In this guide I will touch on both the hardware and software aspects of the conversion. But before we delve into making purchases, let’s take a thorough look at what the transition from a traditional cable or satellite service to Internet television means to you.
2.1 Cutting the Cable Cord
There’s a lot to consider when making the transition from a cable or satellite service to Internet TV, and one of the most important considerations is the content you’ll have access to. Before severing from your traditional provider you need to think about how you’ll gain access to the entertainment you enjoy the most. There are no more channels – just a vast online ocean of content that often must be trawled through to find the best.
2.2 The Free Content Menu
Free! Access to free content is probably what garnered your attention in the first place, so let’s talk about free shows first.
There’s a great deal of free entertainment available online, much of which is provided by the producers of the shows themselves. ABC, CBS, Fox and NBC all provide access to recently broadcasted shows, and many premium cable channels like Comedy Central and SyFy also have a significant online presence. Using players in a web browser, you can watch shows for free, although you’ll still have to deal with the occasional commercial interruption.
Not that this list applies mostly to America. Those living in other countries will experience varying degrees of access to content, so do your homework. Obviously, the upside is the price. You don’t have to pay anything extra to access these shows, so you can watch until your heart’s content without adding additional charges to your bank account. You may not even need to sacrifice quality, because many sites offer HD versions of their shows that in some cases – if you have sufficient bandwidth – have better picture quality than what you would receive from a cable or satellite service.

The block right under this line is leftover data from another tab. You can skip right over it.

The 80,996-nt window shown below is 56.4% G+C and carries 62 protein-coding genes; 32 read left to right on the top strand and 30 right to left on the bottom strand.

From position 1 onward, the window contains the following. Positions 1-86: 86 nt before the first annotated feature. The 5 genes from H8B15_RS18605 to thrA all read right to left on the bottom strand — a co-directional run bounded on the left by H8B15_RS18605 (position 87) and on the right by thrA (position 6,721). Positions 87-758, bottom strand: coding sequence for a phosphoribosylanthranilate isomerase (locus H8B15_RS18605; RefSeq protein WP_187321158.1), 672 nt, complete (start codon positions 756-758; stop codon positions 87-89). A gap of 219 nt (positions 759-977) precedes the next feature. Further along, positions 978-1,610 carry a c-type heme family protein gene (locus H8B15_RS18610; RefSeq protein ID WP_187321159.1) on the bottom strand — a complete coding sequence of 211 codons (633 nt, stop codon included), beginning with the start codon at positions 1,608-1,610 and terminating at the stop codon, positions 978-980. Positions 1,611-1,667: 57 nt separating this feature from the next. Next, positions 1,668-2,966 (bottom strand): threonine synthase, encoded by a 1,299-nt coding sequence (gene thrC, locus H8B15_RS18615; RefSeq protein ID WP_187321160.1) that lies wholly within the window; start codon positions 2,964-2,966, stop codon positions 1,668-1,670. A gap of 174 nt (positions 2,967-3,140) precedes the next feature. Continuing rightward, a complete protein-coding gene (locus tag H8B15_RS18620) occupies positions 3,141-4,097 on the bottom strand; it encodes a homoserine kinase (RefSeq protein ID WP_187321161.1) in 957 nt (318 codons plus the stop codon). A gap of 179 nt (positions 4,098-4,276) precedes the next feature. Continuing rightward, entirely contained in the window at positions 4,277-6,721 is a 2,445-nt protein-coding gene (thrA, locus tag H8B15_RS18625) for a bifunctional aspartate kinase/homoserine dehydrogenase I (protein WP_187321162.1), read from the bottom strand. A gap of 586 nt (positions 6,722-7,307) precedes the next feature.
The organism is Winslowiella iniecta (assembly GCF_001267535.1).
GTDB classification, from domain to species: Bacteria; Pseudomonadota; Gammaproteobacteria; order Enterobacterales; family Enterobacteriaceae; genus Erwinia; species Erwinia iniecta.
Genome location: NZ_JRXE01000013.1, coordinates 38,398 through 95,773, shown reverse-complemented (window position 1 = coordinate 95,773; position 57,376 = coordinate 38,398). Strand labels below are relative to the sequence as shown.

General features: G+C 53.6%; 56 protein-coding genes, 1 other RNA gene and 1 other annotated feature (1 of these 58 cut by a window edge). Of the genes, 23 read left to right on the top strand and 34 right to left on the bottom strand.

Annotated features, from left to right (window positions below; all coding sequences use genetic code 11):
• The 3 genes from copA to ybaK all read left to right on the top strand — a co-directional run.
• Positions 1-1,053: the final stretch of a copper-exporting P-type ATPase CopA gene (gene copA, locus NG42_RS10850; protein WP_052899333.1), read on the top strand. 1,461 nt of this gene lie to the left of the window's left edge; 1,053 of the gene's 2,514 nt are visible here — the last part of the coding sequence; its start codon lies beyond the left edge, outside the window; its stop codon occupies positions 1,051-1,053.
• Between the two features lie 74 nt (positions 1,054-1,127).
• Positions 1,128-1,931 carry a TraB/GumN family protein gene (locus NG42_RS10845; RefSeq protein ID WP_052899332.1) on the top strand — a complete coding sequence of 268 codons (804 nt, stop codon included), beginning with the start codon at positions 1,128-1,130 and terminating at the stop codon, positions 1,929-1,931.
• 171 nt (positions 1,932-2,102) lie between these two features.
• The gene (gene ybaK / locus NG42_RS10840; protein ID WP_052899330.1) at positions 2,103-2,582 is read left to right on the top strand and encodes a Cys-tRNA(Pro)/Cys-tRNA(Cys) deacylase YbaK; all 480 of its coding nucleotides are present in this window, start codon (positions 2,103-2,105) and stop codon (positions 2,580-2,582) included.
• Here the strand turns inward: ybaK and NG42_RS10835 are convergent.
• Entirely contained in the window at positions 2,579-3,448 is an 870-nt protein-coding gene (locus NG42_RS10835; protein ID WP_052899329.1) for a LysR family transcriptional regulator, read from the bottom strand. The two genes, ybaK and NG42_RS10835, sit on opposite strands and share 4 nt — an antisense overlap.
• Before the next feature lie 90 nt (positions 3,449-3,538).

On the other hand, “many” is not “all.” There are some sites that don’t offer great picture quality for the shows they have online. Selection can also be a problem, because the episodes available rarely stay online forever. They’re usually offered only for a limited time, and you’ll often have to wait a week after the original air date of an episode to watch it. That will be a bummer for people who like to keep up to date with their favorite shows.
Of course, I’ve so far only touched on the legal ways to obtain free content. If you’re willing to go beyond legal access, you’ll be able to obtain all sorts of content. Although the efforts of copyright owners across the globe to stomp out free sharing of movies and shows have had some impact, there’s still a huge variety of sites that make it easy for people to share whatever they have on their hard drives.
If you’re not already, you’ll want to become familiar with the concept of a torrent. This is a peer-to-peer file sharing system in which everyone who’s part of the torrent can both download and share the content in question – so after (or while) you’re downloading a movie, the torrent program will use your computer to share it with others as well. This decentralized method of sharing has become popular because it’s hard for authorities to stop. There’s no central server to go after – just a diffuse network of users.
You should recognize that there is some risk with obtaining content illegally. Although the efforts of copyright holders to stop file sharing have had limited success, people have been successfully sued for this, and will be successfully sued in the future. Although unlikely, the possibility of being caught is a reality.
2.3 Paid Content Options
Although there’s a lot of free content online, it’s probably not enough to satisfy the most avid fans of television. If you’d like access to high-quality, current content without running the risk of being visited by corporate lawyers you’re going to have to lay down some cash. Fortunately, it doesn’t have to be much.
There are numerous services available, but they tend to fall into two broad categories. Those are subscription services and on-demand services.